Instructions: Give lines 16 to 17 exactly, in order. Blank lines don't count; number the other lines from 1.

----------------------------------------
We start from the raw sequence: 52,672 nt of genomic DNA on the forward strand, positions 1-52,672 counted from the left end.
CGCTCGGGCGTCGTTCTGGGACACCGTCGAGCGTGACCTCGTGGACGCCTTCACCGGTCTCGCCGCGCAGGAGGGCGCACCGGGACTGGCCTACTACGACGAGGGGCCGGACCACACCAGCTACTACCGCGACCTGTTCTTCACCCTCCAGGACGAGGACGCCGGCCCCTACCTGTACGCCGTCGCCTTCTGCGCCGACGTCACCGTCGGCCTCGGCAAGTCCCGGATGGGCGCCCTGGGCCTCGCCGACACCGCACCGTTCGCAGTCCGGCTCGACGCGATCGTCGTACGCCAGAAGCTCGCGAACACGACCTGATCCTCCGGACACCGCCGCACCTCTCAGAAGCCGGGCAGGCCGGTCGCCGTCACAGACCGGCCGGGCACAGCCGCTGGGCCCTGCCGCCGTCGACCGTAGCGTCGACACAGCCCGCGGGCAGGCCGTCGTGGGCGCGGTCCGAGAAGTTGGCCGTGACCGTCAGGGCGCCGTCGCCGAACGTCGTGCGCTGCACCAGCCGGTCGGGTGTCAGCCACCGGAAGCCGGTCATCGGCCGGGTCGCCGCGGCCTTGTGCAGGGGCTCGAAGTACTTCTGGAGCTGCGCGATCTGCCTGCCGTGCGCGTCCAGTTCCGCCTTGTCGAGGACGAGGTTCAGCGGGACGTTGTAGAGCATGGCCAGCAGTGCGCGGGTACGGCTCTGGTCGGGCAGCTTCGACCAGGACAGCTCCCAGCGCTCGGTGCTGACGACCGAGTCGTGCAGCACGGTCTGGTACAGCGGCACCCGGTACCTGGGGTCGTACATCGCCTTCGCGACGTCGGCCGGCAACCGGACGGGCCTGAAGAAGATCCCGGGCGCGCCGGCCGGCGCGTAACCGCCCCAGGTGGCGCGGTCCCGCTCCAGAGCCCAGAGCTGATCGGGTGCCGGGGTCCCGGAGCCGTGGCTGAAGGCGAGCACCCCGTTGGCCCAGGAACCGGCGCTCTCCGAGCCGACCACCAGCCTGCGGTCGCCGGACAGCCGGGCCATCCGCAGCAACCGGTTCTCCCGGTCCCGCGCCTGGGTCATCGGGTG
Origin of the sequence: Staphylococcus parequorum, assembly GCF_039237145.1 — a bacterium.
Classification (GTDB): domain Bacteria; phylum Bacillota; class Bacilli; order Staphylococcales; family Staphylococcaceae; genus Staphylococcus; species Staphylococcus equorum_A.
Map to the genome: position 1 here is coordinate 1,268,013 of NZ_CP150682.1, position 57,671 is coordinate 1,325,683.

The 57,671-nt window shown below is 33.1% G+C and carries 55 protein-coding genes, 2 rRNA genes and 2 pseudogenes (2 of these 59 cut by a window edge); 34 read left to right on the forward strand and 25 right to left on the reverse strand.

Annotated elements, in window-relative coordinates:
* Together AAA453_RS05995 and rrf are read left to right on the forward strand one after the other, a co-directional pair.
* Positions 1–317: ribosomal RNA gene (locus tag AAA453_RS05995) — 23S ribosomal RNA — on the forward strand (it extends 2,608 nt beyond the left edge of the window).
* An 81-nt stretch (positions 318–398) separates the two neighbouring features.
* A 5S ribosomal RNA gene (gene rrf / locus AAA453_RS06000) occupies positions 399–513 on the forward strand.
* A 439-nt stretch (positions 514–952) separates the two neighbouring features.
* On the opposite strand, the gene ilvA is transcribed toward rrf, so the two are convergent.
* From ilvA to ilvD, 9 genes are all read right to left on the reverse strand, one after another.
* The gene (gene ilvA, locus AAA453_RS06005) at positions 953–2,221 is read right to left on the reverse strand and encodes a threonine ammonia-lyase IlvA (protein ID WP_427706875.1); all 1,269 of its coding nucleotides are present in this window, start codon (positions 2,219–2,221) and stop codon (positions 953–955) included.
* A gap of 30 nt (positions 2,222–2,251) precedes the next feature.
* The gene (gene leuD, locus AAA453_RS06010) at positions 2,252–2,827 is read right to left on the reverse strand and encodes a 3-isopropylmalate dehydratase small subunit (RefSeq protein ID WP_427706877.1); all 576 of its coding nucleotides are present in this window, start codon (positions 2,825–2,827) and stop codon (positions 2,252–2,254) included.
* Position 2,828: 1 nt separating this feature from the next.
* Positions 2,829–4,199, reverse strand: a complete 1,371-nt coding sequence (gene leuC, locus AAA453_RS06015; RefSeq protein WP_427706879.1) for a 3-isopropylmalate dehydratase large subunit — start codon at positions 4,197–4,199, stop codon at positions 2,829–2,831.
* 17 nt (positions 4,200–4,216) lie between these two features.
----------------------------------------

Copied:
* A gap of 30 nt (positions 2,222–2,251) precedes the next feature.
* The gene (gene leuD, locus AAA453_RS06010) at positions 2,252–2,827 is read right to left on the reverse strand and encodes a 3-isopropylmalate dehydratase small subunit (RefSeq protein ID WP_427706877.1); all 576 of its coding nucleotides are present in this window, start codon (positions 2,825–2,827) and stop codon (positions 2,252–2,254) included.